317L_ex1_F07 - 4-.—-.-- Extra-ex _L_. 4-: -..-.- -. $1:...

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Unformatted text preview: 4-.—-.-- Extra-ex _L_. 4-: -..-.- -. $1: twill-(fl (1‘1. .: ‘T‘fi'v --\.-n-..-.-1 wan-wu- u. - . . a .. .Lu .- -n.. nub...-........--.-...-.--. .-...n.-,...r.-._.. .:-pI-ru. a...“ -n .H . 1. An ohjeet is 0.5 tn in front of s. diverging lens 1with focal length f = —2 In. 'Where is ‘ .2 the image? i _ [3. +0.40 III: on the opposite side as the ehjeei. T; l‘ 41 40 m1 on the same side as the object ,| J— J— ! e +0.0? In1 on the opposite side as the ehjeet T : 4 - 13 2 ' . l' I .i _ [d] —0.Ei? m. on the same side as the object I I g {ell —1.50 In1 on the same side H5 the object r E - 2 i E— -E i .._... . : * F": i l ‘ ' "if- . l 2. You have purelissed 3. little trinket st 3. souvenir shop eonsieiingI of a eleer plat-stir: hell in whieh is embedded at penny. The plastic has an index of retreeiium of nl :: 1.0. The hall has a radius of 3.0 ern. As you peer into the hell1 the penny appears to he ul- u i depth of 5.0 ern into the hell. At what depth is it really? You may assume you are in air 1with n2 = 1.0. (Hint: the feet that the penny appears inside the hell means that you see u virtual! image. PLEASE PA 1" ATTENTION TU SIGNS") -m- 2.0 em 1| + [g = flit-HI I I _ {h} 3.0e1n P L r he a. . l d] 5.0ern -F 4 “g. F ,3 l - I [e] 0.0 em 1e...e.2+i:=a.4 i s “imminent. 3 “‘"t. e- 3. An ohjeet is plseed 1.0 em further away from 3. lens th eleris’s focal point. The lens I produces an image of iiiegniiieetion +0.2 of the original object. What type of image is . it? i "t get-+0.1 = [hj reel. ereet, smaller than the ohjeet JP I' __ {e virtue]. inverted1 smaller than the object J i [d] ' eel. ereet-_. errieller than the ehjeet ltd!" ll)“ {e} virtual. ereet-. larger then the ohjeet [a] reel. inverted. larger then the ohjeet =3 560 mm =3 upe' t“ 0.? =9) Smelter . . -.. "'\If'I-lfi ra-rw.——- ----i-.1- .flh.'L'.I§-_.";_-1...I-1- ..- .-1_-. WflIrHHH—IJ.WL.- .ai. .. ci 1- - -_-_._‘......-......r m- w I c.._ _..-,|.-u._.: Idem—"l". . I E F .‘i 5‘“ ....__- ._ .. n .. -.~ -. -. -' ..~ . - - -.-.-_.-. -..|.- VJ. .-._ an"... -..- Ase-u.- - "’4: M III-c .- . “Hi - _ . .. ...- India-Hm. I... .h. _ rains.me- HlidWi-ly between the focal pflint I 4. In the problem above, what is the focal length of the lens? 1 {ii—3”“ puns?- ‘-'— => its—i“? .X'#®133}cm j J- .L i9 ‘2) 1p ‘1 a I flit-i {US} Cm T3"? I I T) _ '4‘? __ {di 4cm 1 . JP :5: m IF Up I; - is] ...{li’-’1:]I cm F 'i- P .. i: H, { _ ) ~i _ _L i = —3_J 5. A man stands with his nose 8 cm from E1- concnve shaving mirror of radius 32 cm. The distance from the mirror to the image of his nose is: .r m da mi; {a} 8 cm ~17 ‘ 4- 325m ’ [s] 12 cm .{3 s V1 : m a...“ "r .--'”" .- cm {d} 24 cm :- gf‘m [e}32cm #L J, J _-i.=--I--_-L :_! _,_L - "FL 1-; A L ‘ ,9 i I 1' rt. 3- ' ss- E5. A point source is to he uselrzi~ along with a. concave mirror: to produce u beam of purulio] light. The source should be placed: {at}. as close to the mirror as possible {b} at the center of curvature (c) midway between the center of curvature and the focal point x’flirrimway between thc center of curvature and the mirror If! T. its light gees [rem une medium to another, it is bent away from the nerrnul. 'l'hen We. can say: e speed of the light has increased {b} dispersion must occur - remain-Ma..- m-«mv'ifl {e} the second medium has a. higher index of refrsetien than the first {d} [10 change in light speed has eeeured {e} refrsetien hss net eeeurred beeuuse refraction Inesns s. bending toward the nurmsl C. flififli ’Ui‘:£ “it” H i “1 U1 :- v“, E. A eemers. with a converging lens of fecal length SI] cm is fflCLLQE-‘H‘l en s. 1.5 in tall persen standing 12 m sway be take a pieture (term en imsge at the film}. The height ul [he image is approximately". slur-n. --. .I - K% I: . L“ x.“ '2 ,5 s E -—J [‘1 g 4—, P R I- 'I 1..- I! N 'L': 'U' h J" f I -.; E - : h : m Id 2 _......... a; 3; P er. m '20:: Larr/ 10 a I' i Q. A eenvex lens 1with n = 1.5 has n flat 3 I see and a. surfsee whese radius is 50 em. 'Whut is the feesl length? is} —5U ern {b} 50' e111 "Haiti-Elke.“ .- _..-'-.- Amp-mankirfiflmumanfir v3» MUM?“ - -' ‘ ' - ‘- - - -- -- '.-r '-.- :‘..---.- 1 .. "v . - -- . -.—-\.1:'|.-£---. ' _. ' ..I/ . . .'.' _ ' . ' . - - I . . @DU em f -? {I} —1fl e111 # Er;- l} ,_ -_|. {e} EDIE] em a” ‘5?) {f} —2Ufl em ' _. ' __ _'_- .. ' it}. An object site It! ern in front of a convex mirror 1:vith radius of curvature whose triag- nitude 313 cm. What is its rnagnifleetion m‘? Careful of signs.r J..§¢.Luhanp.mmlm*-;.~7J—¥?e [d] +5 1! t _1-__ t _1 . e] at r J? r .I F" ‘ . 1 F 1 II _u/: +047 h“: “" ' '- 7 if} “M— l r = —~ 6 . . '3 11. An object is 20 em to the left of a lens of foeel length +10 em. A. second lens1 of focal length +115 ern, is 3|] em to the right of the first lens. The dlfitt-MIL‘C between the original g; object and the final image is: 3.; {H . -n H j-E ._ . 'r 28 em __W__'_'_‘r- i L. . ' W ...;._ I; . [b] 50 e111 P E A , g 2 1--._; .n t t ,— " -. O — {.3 {SI—IUD ern 4:51,} It ‘ a 1; 'll a r W ‘ ' = er - E._._---{fl'ffiififinit}' 'P. = ‘90 {J 1 20 m #1 + _l : _'. I; l ' ..l. .4. -L 1'. ‘L 1" l? :1 1:. 1. f, i .L '¢.J_o_L-a r fi- _1_ _.L if: '1: ‘ In: no ‘EE'FE II" no It) 1 1 ' ~ 12. In 'a Young‘s rlonhlerslit experiment1 the eonter of as bright fringe oeeurs wherever waves 1* t ‘4' g . . from the slits differ in the distance they have to travel by _& mumlfllc 0f: 2 {j P a .3 . if 3*? a a fourth of a wavelength l " .,._ F- l: } w vale lgth If {2 r 5a .. ,_ . a a I ' i it if W .- hug _ avelength ? ] three-fourths of a wavelength . {ej non of the above. {’2 m I “HQ "5; g "r e'. D: .1 g; 52* *5 P 2: L1 "-"'-:. WEE” ' egg-ur- - - g 3 .5 1.3 it 2.3, ‘1‘- il 13. 1Ir’lr’hen light meets a reflecting surface. the direction taken by the reflected light is deter— ? mined by: iiti ' _ j '3 {a I 3; the wavelength of the light l' 1 - .1 the angle of incidence '3 2"; If? {c} heth the index of the medium and the angle of incidence {d} only.r the intensityr ef the wave i {e} both the material of the reflecting surface and the 1tra‘t'elength t $.53 : 3.: I1 14. It thin film suspended in air is n.4flfl nm thick and is illuminated with White light. The index of retract-ten ef the film is 1.5!}. At what wavelength will the visible light that is reflected from the two surfaces of the film undergo i'nllg.r constructive interference? , (a) {1.24flnm 25"“ : (“4327\A all-*5 3 h n 400 - il‘i, ;_ It } ' “In ’3 h r I tannin A = 2‘91: .-. 2a” (It?) W‘fl: ‘azi __ {d} ntnn inn W + 1 H + g {e} 1.20:) nm L2 1 i l f. '- hnhfi: 1:. 2" 5’ $44M“ H" 0» ~: = '-‘ m 4 l g.” g '1 (M: e W = l m: 2 3 z j z )I i E 15. In an experiment te meaeure the wavelength ef light using a deuble slit! it is found that -._;~, the fringes are tee close tegether to count them. Te spread out the fringe pattern, nne _ eeuld: '1 1:” . tneclitee ratien 0/ i é? .. 1 ” “3 SM * “‘r Midiflg;3, , double the slit separation n. 1v'—‘lhw-I.-\.--Iu ..n. -\..n.-.n. . 1. _hmw-m want..- a..- rim.- new {c} double the width of each slit ; b u {d} halve the width of each slit a)“ “l 5 "E" 'J 5 {r {e} Ilene nf these . Ira-U. imam-tram.” «mun-qua- '-+.-- "It? £0 E .- “D F E ,L. 9“ - : . .. ...... "Fun"...- “seam—a. _- .-.- u. t :MWJMH -.. ' ... fi'mfi ' ' :1 g} 3% tit -' : '2 . I! _ J Bil . 1 arflmflu-“l-nfi-I-HFII1‘_I+ ....._;: ! lfi. 1foe are one of the most famous Impressionist painters in the world. and your tame '_-‘ derives from your “pointilistie” paintings in which you use your brush to make small (lots on the canvas of different colors. When viewed from a distance. no one sees these little dots. and onlyr sees the broad image of a portrait or landscape. because diffraction causes the dots to blur together. 1foo. being clever. know that the typical human eye pupil is about 1.22 mm = 1.22XIEI—3 111 in diameter. and most people looking at a painting in a museum don't stand an}.r eloser than it] n1 from the painting. If the typical light from your painting is 31111 11m. what’s the largest distance that you can make the points I dots on your painting so they will hlur together to the average viewer? -‘:-"-'3 Arnie-unis. wfidp -Amfibfiahéfltfia-e .'- \-.- Human—.4... .- '- f. {Remember the usual “small angle approximation” of tantl 2 H}. I. Hun . w i J: I. K GI Ilene} ,4 1 eniesm I -~--- T I {c} It") inn ‘1: _______ “#MH {d} {1.3 mm 13, . [El 5 min 9 : fr t 9:55am : 11331.3 :r (a ii '0 r71 ___.4..-22 Mag“... /4 ‘ 3 m . 1 2:1. 9.4—; 4 44.4 firm—Um» '. 1?. The diagrams helo'ar depict four different- charge distributions. The charges are all Lhe __ same distance from the origin. Rank the situations according to the magnitude of the -:._i electric field at the origin. least to greatest- if _ {11]. 1.3.3.4 --"' fl}. 3. 3. 1 - ' '. '1: 3? 2: 4 5e 5e 5e [.1 5e 3' . c. . -_ If; {41} 1. 2. then 3 and 4 tie 24. 4M 3.. 3? Eq Jq 2Q : 2g I {C} *1, 3, 1. 2 Tfiq 1|]. 5|? ' 1' 1 ' 2 3 4 ._ I I} 3;; . If 2?? ' '1: 18. In the previous problem. rank the four situations acoording to the magnitude of the II :1“: electrie potential. least to greatest - w {4) 1.3.3.4 {14 4. 3. 2. 1 3, 3. 4 ‘ 11) 1. 3, then 3 and 4 1.14. {4}. 4. 3. 1. 3 I 19. An electron traveling due north enters a region where the eleetrie field is uniform {eon— stent) and points north. The electron * .- Lafijamameemsgws -—'N, : {a} s =ds up E 5 down e] veers east. 1 J, 3* LI {cl} veers west. IE -— - {e} eontinues with the same speed in the same direction. Her A _~.‘ It: I'— ‘g E F‘- ‘b hMuE-E .211]. Consider an equilaterisl triangle whose sides have length a. Point charges of magnitude q are located at two of the vertiees of the triangle. 'What is the value of the electrie potential at the location of the third vertex? 9 .1” L V :% TTEQL‘L} ._ -._ .g' / . ': EQKIITTEQE} \ " . [d] qflflwefla} \ {e} none of these ...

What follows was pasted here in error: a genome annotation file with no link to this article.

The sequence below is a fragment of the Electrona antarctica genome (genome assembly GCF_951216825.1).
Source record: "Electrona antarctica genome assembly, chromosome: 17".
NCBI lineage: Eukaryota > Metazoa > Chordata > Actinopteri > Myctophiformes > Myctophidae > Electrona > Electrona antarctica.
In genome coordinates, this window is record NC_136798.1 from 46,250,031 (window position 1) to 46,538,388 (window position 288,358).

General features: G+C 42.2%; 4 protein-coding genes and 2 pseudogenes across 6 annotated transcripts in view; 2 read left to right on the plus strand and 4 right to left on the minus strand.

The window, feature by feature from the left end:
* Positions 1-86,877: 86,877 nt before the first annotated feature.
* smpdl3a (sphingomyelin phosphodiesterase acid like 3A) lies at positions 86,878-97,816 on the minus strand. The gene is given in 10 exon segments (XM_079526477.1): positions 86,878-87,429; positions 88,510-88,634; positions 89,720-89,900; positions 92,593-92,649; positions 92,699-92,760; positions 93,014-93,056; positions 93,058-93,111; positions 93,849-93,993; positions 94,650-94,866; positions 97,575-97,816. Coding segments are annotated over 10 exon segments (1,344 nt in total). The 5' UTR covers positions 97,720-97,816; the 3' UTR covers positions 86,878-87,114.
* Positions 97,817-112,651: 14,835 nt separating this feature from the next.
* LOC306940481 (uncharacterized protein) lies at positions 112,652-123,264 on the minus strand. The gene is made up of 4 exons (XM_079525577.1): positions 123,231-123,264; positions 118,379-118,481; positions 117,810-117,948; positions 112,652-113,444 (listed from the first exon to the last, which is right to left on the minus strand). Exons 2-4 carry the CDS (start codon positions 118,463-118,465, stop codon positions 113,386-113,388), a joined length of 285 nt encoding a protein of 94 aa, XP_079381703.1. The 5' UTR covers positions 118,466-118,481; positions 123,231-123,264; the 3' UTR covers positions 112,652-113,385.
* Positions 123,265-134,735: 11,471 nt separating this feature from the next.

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This note was uploaded on 04/30/2008 for the course PHY 317L taught by Professor Ritchie/lang during the Fall '08 term at University of Texas at Austin.

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317L_ex1_F07 - 4-.—-.-- Extra-ex _L_. 4-: -..-.- -. $1:...